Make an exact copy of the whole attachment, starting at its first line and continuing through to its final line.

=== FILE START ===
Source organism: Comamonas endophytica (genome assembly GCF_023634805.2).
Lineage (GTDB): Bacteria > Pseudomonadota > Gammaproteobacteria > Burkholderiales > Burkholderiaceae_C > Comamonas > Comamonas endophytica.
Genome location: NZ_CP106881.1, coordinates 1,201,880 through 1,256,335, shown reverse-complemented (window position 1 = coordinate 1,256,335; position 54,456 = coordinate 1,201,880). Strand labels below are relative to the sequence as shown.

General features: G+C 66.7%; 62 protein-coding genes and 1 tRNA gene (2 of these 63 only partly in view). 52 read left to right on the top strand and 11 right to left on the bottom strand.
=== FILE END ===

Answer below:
Source organism: Comamonas endophytica (genome assembly GCF_023634805.2).
Lineage (GTDB): Bacteria > Pseudomonadota > Gammaproteobacteria > Burkholderiales > Burkholderiaceae_C > Comamonas > Comamonas endophytica.
Genome location: NZ_CP106881.1, coordinates 1,201,880 through 1,256,335, shown reverse-complemented (window position 1 = coordinate 1,256,335; position 54,456 = coordinate 1,201,880). Strand labels below are relative to the sequence as shown.

General features: G+C 66.7%; 62 protein-coding genes and 1 tRNA gene (2 of these 63 only partly in view). 52 read left to right on the top strand and 11 right to left on the bottom strand.